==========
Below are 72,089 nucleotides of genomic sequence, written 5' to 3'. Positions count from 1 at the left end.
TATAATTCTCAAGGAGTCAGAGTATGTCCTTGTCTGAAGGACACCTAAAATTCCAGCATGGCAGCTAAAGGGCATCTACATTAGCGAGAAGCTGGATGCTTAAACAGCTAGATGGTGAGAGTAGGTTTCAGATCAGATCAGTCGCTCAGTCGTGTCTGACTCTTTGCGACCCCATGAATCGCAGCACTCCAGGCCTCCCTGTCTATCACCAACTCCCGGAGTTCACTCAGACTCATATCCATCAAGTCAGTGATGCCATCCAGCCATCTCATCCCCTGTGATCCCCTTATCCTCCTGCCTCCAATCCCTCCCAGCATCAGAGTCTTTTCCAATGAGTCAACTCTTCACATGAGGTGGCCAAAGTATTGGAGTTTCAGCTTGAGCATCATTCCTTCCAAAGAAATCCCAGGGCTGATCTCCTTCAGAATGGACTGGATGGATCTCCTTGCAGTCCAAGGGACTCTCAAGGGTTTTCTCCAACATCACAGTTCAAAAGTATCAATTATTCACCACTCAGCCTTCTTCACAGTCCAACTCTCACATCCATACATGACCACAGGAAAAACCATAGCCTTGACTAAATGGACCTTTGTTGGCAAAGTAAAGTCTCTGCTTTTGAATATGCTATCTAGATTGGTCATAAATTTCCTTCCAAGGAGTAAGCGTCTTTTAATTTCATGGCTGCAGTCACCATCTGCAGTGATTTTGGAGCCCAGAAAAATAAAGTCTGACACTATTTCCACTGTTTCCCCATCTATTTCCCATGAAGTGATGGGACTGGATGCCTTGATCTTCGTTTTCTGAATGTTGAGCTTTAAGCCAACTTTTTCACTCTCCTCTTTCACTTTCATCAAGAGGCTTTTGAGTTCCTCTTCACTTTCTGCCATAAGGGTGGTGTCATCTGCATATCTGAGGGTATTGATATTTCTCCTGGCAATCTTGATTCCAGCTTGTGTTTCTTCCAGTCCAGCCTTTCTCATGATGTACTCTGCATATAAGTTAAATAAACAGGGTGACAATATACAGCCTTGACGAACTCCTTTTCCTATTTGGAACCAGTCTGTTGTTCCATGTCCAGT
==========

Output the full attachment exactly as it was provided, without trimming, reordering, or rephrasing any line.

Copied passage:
Below are 72,089 nucleotides of genomic sequence, written 5' to 3'. Positions count from 1 at the left end.
TATAATTCTCAAGGAGTCAGAGTATGTCCTTGTCTGAAGGACACCTAAAATTCCAGCATGGCAGCTAAAGGGCATCTACATTAGCGAGAAGCTGGATGCTTAAACAGCTAGATGGTGAGAGTAGGTTTCAGATCAGATCAGTCGCTCAGTCGTGTCTGACTCTTTGCGACCCCATGAATCGCAGCACTCCAGGCCTCCCTGTCTATCACCAACTCCCGGAGTTCACTCAGACTCATATCCATCAAGTCAGTGATGCCATCCAGCCATCTCATCCCCTGTGATCCCCTTATCCTCCTGCCTCCAATCCCTCCCAGCATCAGAGTCTTTTCCAATGAGTCAACTCTTCACATGAGGTGGCCAAAGTATTGGAGTTTCAGCTTGAGCATCATTCCTTCCAAAGAAATCCCAGGGCTGATCTCCTTCAGAATGGACTGGATGGATCTCCTTGCAGTCCAAGGGACTCTCAAGGGTTTTCTCCAACATCACAGTTCAAAAGTATCAATTATTCACCACTCAGCCTTCTTCACAGTCCAACTCTCACATCCATACATGACCACAGGAAAAACCATAGCCTTGACTAAATGGACCTTTGTTGGCAAAGTAAAGTCTCTGCTTTTGAATATGCTATCTAGATTGGTCATAAATTTCCTTCCAAGGAGTAAGCGTCTTTTAATTTCATGGCTGCAGTCACCATCTGCAGTGATTTTGGAGCCCAGAAAAATAAAGTCTGACACTATTTCCACTGTTTCCCCATCTATTTCCCATGAAGTGATGGGACTGGATGCCTTGATCTTCGTTTTCTGAATGTTGAGCTTTAAGCCAACTTTTTCACTCTCCTCTTTCACTTTCATCAAGAGGCTTTTGAGTTCCTCTTCACTTTCTGCCATAAGGGTGGTGTCATCTGCATATCTGAGGGTATTGATATTTCTCCTGGCAATCTTGATTCCAGCTTGTGTTTCTTCCAGTCCAGCCTTTCTCATGATGTACTCTGCATATAAGTTAAATAAACAGGGTGACAATATACAGCCTTGACGAACTCCTTTTCCTATTTGGAACCAGTCTGTTGTTCCATGTCCAGT